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Representatives pose after Iran and six major world powers reached a nuclear deal, capping more than a decade of on-off negotiations, July 14, 2015.(Photo by: REUTERS)
Americans overwhelmingly support staying in Iran nuclear deal
The nuclear deal, formally known as the Joint Comprehensive Plan of Action, tracked as broadly unpopular when it was first revealed two years ago.
NEW YORK – Americans of all political stripes want their government to remain within the Iran nuclear deal, a poll has found.

The survey, commissioned by CNN and conducted by SSRS on October 12-15, found that 67% would oppose the Trump administration withdrawing from the nuclear pact, brokered by six world powers and Iran in 2015.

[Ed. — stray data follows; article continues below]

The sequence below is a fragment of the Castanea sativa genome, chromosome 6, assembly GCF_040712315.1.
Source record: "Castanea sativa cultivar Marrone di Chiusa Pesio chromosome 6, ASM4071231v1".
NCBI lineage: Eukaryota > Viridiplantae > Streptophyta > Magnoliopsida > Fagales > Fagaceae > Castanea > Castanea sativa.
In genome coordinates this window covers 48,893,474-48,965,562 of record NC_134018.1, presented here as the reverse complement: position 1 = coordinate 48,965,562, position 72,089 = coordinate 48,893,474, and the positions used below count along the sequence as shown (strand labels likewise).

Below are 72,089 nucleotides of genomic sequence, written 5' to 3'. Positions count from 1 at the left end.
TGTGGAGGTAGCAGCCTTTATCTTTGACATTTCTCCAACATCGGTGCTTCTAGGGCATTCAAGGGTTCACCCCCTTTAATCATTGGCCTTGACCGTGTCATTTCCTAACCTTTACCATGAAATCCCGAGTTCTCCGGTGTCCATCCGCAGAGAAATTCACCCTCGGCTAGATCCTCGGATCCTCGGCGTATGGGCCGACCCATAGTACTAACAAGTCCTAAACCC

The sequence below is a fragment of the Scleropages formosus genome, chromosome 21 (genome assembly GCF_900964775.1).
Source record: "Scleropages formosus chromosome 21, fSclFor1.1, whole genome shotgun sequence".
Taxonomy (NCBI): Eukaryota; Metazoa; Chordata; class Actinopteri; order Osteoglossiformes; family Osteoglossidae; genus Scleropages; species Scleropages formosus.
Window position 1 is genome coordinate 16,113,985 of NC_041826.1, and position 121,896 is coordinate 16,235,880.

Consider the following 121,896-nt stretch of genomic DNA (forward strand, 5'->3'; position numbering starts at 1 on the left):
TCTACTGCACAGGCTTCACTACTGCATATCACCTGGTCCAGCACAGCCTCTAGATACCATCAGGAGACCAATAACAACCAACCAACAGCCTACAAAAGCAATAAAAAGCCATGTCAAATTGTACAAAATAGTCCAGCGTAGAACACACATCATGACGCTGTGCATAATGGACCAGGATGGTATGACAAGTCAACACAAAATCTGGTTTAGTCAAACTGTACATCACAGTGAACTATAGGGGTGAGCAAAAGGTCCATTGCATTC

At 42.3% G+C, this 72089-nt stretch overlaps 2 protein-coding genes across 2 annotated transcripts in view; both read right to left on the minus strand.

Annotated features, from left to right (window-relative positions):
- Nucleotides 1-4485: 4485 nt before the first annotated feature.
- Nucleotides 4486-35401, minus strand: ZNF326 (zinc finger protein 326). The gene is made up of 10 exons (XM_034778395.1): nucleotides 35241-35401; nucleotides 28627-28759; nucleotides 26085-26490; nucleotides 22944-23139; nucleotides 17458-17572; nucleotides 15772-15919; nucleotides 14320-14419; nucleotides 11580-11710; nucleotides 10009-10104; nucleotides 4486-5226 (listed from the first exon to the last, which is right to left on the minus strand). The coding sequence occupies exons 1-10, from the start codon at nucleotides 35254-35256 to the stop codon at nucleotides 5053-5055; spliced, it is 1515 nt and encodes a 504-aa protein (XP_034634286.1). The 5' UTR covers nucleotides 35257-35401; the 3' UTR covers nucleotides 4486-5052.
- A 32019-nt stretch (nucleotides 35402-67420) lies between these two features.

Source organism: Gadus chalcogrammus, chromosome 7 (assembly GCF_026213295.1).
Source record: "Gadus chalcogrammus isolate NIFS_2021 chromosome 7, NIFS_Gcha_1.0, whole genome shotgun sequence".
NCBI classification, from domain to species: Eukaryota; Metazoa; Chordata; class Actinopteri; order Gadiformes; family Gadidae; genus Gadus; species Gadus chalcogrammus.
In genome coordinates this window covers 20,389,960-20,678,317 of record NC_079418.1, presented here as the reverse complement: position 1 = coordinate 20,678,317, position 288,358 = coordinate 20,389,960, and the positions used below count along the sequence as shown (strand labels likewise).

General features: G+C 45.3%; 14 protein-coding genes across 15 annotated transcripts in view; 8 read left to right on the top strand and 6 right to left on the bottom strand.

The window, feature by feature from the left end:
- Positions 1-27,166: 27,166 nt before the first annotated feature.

Eighty percent of Democrats surveyed hope that President Donald Trump will remain in the deal. And 67% of self-identified independents join them, as well as nearly half of Republicans polled – 48%.

The nuclear accord was broadly unpopular in the US when it was first revealed two years ago. Polls conducted at that time revealed roughly one-third of the American public supported the agreement, and one recent poll, conducted by Fox News, suggests that national sentiment has not dramatically shifted.

But it seems many of those who oppose the agreement believe that pulling out of it now would only make matters worse. The CNN poll does not provide an update on US views on the merits of the accord itself.

The poll also shows that 30% of Americans consider Iran a “very serious threat,” compared with Russia (31%) and North Korea (62%).

Last week, Trump “decertified” the nuclear deal under US law, saying that Iran’s actions were not proportionate to US sanctions relief. He asked Congress to pass legislation that would give him diplomatic leverage to toughen the accord, and threatened to terminate it entirely if they failed to do so.
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